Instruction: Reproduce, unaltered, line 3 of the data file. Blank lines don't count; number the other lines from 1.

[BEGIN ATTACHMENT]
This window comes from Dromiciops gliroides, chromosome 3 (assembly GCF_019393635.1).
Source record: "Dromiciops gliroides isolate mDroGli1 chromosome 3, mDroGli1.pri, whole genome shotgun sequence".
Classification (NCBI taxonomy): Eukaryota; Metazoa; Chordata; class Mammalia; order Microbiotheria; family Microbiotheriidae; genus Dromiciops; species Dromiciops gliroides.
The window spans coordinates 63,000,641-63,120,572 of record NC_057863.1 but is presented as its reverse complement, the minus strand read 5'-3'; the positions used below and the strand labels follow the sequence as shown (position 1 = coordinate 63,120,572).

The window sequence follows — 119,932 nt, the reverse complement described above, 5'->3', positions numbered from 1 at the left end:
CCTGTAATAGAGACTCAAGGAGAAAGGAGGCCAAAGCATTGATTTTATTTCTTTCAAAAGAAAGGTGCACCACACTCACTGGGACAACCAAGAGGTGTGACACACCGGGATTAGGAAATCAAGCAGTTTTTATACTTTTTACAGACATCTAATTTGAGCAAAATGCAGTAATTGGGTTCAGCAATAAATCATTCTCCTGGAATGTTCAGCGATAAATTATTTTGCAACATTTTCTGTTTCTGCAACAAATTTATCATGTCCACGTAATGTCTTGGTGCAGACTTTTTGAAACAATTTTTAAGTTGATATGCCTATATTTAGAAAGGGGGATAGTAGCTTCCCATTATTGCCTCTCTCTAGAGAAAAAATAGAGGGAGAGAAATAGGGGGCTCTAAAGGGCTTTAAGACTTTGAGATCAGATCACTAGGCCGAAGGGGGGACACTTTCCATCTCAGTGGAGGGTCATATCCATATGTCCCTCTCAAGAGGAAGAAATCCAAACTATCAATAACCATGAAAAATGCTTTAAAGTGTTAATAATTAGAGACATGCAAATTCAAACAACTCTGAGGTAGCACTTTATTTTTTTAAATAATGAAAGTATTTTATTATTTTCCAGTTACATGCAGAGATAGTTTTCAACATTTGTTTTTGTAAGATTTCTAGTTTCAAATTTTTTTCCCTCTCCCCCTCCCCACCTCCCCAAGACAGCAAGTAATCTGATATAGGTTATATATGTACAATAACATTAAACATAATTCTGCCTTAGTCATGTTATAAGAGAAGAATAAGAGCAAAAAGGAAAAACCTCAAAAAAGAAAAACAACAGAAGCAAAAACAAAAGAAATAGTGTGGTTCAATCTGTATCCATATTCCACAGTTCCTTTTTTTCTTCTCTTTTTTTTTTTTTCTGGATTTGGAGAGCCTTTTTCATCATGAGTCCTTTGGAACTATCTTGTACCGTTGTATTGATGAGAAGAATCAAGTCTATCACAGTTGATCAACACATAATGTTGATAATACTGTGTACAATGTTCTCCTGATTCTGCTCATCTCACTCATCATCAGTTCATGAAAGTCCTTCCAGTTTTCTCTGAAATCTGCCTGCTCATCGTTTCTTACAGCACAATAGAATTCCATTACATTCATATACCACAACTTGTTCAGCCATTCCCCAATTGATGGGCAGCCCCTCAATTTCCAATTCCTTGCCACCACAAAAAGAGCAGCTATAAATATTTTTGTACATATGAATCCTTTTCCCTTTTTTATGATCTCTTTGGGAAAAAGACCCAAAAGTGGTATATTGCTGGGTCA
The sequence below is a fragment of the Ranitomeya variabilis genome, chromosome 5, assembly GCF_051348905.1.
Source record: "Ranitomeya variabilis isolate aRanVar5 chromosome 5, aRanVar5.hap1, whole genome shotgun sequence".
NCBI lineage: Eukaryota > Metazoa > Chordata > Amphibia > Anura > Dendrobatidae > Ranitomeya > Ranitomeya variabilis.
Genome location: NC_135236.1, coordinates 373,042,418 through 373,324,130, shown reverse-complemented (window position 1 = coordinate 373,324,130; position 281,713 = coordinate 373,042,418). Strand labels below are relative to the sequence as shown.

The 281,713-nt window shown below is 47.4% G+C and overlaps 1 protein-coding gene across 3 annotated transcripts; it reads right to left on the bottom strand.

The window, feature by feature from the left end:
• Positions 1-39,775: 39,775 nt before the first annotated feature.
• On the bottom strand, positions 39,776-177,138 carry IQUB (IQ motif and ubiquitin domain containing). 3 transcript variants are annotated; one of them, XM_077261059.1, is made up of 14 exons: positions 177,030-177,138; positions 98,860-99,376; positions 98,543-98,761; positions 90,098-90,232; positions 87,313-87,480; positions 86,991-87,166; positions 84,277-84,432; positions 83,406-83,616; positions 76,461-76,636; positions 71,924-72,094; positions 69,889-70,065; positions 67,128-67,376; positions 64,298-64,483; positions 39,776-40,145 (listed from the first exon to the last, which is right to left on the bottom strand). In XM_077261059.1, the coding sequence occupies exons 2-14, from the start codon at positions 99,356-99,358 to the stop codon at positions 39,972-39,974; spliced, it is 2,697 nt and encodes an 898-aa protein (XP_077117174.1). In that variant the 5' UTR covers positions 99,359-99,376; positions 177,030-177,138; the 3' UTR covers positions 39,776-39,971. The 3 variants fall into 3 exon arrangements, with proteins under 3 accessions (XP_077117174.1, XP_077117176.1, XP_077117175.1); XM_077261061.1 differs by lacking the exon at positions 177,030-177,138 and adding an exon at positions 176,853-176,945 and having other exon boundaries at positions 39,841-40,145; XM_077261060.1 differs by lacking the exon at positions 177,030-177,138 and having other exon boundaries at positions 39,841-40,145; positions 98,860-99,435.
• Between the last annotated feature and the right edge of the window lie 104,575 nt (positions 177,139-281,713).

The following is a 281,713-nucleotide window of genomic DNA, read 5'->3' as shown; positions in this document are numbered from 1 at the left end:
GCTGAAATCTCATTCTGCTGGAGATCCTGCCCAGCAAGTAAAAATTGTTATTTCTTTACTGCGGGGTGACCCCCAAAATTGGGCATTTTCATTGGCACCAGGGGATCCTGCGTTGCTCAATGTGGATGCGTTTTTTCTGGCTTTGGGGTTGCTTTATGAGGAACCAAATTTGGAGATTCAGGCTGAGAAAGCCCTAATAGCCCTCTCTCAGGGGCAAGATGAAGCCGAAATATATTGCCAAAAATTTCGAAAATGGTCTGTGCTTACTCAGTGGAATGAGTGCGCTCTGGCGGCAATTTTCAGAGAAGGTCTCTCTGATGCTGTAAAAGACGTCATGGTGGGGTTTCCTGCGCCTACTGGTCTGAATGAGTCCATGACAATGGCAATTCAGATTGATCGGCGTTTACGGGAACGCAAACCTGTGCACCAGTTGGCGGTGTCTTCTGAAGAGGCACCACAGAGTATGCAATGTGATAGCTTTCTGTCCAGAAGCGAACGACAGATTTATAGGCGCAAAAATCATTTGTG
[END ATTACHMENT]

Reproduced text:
Classification (NCBI taxonomy): Eukaryota; Metazoa; Chordata; class Mammalia; order Microbiotheria; family Microbiotheriidae; genus Dromiciops; species Dromiciops gliroides.